By Kat Bein
By Shea Serrano
By S. Pajot
By Terrence McCoy
By Falyn Freyman
By Shea Serrano
By Jacob Katel
By Michael E. Miller
Holy Modal Rounders
Too Much Fun
Some words of warning: If your idea of great '60s folk music is Peter, Paul, & Mary; if you have issues with the vision of gray-haired hippies partying like it's 1969; or if you have any aversion to whooping and hollering; you should stay far away from the new Holy Modal Rounders CD. Thirty-five years after their first record came out, the original HMRs, Peter Stampfel and Steve Weber, have reappeared with a disc that manages to recapture much of the magic of their early work. They may not have weathered the years completely unscathed, but then, these guys were pretty damaged to begin with.
In the early '60s, the HMRs, along with the Fugs (though technically Stampfel and Weber were also Fugs), were part of a music community in New York City's Lower East Side that differed sharply from the more famous West Village coffeehouse folk scene. While the coffeehouses nurtured talents such as Bob Dylan who embraced leftist political causes and crafted poetic songs based on folk and blues sources, across town in places like the Peace Eye Bookstore, poverty-stricken, amphetamine-gobbling freaks were banging on guitars and fiddles and howling at the moon. In Stampfel and Weber's cases, the howling eventually managed to sound a lot like songs from Harry Smith's Anthology of American Folk Music, which, like Dylan, they worshiped.
Unlike the Sing Out folkies, however, the Rounders also worshiped '50s rock and roll, R&B, and country. And even though they played fiddles and mandolins and drew from many of the same sources that mainstream folk players did, the Rounders played with rock and roll's preference for energy and directness over polish. (Similar desires were also at play with Dylan's break from the purist Village milieu.) They gravitated toward the woolier, less virtuosic edges of the folk spectrum: more Uncle Dave Macon than Dock Boggs. And their music was as unvarnished as it gets.
It still is. They've even re-recorded some of the same songs they did for Prestige back in the old days. And they still sound amazing; if anything they're even wilder than they were in 1963, playing with even more confidence and, in relative terms, polish. But this is not to say they've cleaned up their act. On many of the songs on Too Much Fun, Weber starts to literally wail, and it's something to hear. Uninhibited expression of a lust for life is one of those things that never gets old, and the Holy Modal Rounders' music is a pure example of unadulterated joy (okay, possibly adulterated with heavy substance use). The title of the CD is incredibly apt: These guys sound as though they're having a sheer blast pouring their hearts out. It's like watching some bizarre hippie relatives your parents never told you about emerge from a cabin in the woods and bounce you on their knees for 45 minutes while doing Daffy Duck imitations. That's no exaggeration. These guys should be on a stamp. --Ted Reichman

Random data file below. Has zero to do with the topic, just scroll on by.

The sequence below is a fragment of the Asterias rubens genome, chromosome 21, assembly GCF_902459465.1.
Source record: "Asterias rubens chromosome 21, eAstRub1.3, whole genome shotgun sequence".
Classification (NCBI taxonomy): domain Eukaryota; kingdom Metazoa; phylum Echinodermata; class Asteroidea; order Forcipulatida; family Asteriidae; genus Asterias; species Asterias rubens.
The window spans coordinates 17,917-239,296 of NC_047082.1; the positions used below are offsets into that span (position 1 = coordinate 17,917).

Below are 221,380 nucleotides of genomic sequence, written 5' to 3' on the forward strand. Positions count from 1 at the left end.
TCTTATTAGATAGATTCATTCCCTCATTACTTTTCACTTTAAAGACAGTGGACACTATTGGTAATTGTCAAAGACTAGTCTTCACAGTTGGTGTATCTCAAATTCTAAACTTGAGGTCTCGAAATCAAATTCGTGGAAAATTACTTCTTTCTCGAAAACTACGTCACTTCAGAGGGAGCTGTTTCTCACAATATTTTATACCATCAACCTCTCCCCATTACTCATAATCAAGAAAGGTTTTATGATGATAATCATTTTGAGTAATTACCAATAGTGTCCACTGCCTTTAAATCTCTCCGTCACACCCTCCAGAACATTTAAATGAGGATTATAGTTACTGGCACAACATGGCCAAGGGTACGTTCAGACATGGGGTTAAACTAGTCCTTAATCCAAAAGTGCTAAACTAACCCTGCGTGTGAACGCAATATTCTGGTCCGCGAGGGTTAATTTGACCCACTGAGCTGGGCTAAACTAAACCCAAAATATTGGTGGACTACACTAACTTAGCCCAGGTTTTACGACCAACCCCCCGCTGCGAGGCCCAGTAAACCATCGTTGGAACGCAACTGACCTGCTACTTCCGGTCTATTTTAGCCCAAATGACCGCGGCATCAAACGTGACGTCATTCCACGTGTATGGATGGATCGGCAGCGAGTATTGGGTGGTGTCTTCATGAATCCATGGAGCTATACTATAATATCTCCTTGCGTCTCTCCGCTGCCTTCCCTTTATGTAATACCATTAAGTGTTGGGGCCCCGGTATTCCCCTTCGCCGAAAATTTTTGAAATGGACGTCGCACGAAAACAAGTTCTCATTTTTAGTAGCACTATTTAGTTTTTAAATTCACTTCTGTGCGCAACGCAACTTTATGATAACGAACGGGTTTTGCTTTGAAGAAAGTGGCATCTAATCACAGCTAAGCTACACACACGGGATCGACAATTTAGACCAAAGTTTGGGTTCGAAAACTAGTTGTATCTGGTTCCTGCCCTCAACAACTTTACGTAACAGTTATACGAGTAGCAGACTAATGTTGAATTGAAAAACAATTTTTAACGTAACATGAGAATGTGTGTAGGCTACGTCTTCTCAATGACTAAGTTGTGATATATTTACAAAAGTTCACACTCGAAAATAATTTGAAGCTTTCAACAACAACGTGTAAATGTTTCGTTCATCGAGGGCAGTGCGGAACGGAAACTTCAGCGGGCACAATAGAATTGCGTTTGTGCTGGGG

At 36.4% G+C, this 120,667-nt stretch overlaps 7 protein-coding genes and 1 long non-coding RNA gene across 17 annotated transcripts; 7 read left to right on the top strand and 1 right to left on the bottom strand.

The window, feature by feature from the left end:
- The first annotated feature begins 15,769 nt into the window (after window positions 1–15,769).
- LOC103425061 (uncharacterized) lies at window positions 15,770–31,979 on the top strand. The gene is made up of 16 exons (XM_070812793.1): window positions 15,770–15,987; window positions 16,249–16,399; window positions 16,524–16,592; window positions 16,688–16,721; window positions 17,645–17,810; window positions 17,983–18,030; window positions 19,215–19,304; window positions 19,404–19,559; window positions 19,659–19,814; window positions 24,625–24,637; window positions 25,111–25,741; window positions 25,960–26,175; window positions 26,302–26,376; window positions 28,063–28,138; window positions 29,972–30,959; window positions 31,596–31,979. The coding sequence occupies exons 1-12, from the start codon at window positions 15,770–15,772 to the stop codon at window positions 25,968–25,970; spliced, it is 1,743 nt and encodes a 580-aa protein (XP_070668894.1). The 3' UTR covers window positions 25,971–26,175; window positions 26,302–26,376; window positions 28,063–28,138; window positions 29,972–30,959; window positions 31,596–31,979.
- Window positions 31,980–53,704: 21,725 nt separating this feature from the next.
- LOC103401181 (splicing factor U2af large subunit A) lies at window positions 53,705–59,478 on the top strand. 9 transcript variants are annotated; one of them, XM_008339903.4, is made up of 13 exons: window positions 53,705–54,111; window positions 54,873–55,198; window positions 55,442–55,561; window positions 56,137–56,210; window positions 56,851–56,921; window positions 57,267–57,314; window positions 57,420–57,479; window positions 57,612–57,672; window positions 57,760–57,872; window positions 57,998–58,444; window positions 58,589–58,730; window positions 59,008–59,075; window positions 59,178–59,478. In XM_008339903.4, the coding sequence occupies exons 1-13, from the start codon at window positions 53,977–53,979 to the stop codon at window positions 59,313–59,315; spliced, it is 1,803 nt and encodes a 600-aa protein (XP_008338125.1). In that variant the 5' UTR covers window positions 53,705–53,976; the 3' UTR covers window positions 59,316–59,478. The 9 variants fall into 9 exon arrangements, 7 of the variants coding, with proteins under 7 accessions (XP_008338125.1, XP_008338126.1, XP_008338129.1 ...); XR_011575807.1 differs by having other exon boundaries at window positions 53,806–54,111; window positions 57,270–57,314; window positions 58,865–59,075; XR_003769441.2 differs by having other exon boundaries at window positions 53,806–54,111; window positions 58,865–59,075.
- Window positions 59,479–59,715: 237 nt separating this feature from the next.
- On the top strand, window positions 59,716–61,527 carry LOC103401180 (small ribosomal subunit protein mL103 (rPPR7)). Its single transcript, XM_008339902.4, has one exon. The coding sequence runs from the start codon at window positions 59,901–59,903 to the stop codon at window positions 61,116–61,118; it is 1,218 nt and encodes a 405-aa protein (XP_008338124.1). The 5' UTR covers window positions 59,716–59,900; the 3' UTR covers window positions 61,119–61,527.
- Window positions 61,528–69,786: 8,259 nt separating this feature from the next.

Sometimes the best world-music albums are the most subtle. Such is the case with Brazilian pianist Marcelo Zarvos's new disc Labyrinths, an impossible-to-categorize outing that incorporates jazz, classical chamber music, and Brazilian and African rhythms, all with phenomenal ease. Zarvos has released one other album, a duet recording with soprano saxophonist Peter Epstein aptly titled Duets, and has been a regular at downtown New York City clubs like the Knitting Factory for the past couple of years. Adding to that polyglot, Zarvos's music has been termed "Brazilian chamber jazz," which really means Labyrinths is that rare musical release that record-store clerks may have difficulty filing. It's tempting to label it Brazilian, since in addition to Zarvos's nationality (he's of Greek descent but was born and raised in São Paolo), Labyrinths lets a gentle samba rhythm bubble to the surface here, a strain of berimbau and bossa nova guitar there. But the eight tunes on Labyrinths have a formal structure that marks them closer to classical sounds, while the live quintet setting of Zarvos's piano, Epstein's soprano, Dorothy Lawson's cello, and Mauro Refosco and Brasa Pereira's percussion leaves plenty of room for jazzlike improvisation. But it wouldn't fit squarely in those bins either, because Zarvos's real achievement is in using the array of styles he flirts with on Labyrinths as springboards for his own personal vision. Thus the opening berimbau on "Rondo Baião" isn't there for atmospheric effect; rather it sets up the thrilling baião rhythm that underpins the rest of the piece. Likewise the samba and African rhythms on "Ghost Child" propel a beautiful theme that unfolds in classical sonata form. It isn't that Zarvos can't compose within a given style: "Chance Meeting (to B.G.)" is a classic bossa nova gem, with an achingly beautiful melody worthy of Brazilian jazz master Antonio Carlos Jobim (perhaps not coincidentally, since Zarvos studied classical composition with H.J.Koellreutter, the German composer who also taught Jobim). And Romero Lubambo (who is usually heard in the Trio Da Paz and guests here on two tracks) provides nylon-stringed guitar accompaniment that recalls João Gilberto. But Zarvos has more ambitious aims, as evidenced by the fact that the disc's title was inspired by the writings of Argentine poet Jorge Luis Borges. It would be a shame if Zarvos's lofty vision dooms him to a negative-crossover land (too jazzy and Brazilian for classical music listeners, too structured for jazz-heads, too everything for Brazilian music fans), because Labyrinths is an unqualified success, full of intricate music that defines and occupies its own niche. --Ezra Gale